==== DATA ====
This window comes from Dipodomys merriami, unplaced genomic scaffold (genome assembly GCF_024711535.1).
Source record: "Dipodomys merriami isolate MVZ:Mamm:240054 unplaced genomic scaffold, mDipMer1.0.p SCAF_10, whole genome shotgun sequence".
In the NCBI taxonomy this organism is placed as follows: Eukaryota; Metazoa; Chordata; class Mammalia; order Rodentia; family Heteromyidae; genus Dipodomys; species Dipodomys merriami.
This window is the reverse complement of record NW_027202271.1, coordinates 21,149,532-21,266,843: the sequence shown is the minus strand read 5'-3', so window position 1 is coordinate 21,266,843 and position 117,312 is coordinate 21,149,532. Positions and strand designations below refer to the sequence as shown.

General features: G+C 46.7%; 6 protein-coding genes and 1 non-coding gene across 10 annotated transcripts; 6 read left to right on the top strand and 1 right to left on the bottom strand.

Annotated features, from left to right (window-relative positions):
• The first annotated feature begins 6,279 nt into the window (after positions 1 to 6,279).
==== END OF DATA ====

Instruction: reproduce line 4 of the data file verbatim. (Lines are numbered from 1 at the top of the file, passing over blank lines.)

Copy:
This window is the reverse complement of record NW_027202271.1, coordinates 21,149,532-21,266,843: the sequence shown is the minus strand read 5'-3', so window position 1 is coordinate 21,266,843 and position 117,312 is coordinate 21,149,532. Positions and strand designations below refer to the sequence as shown.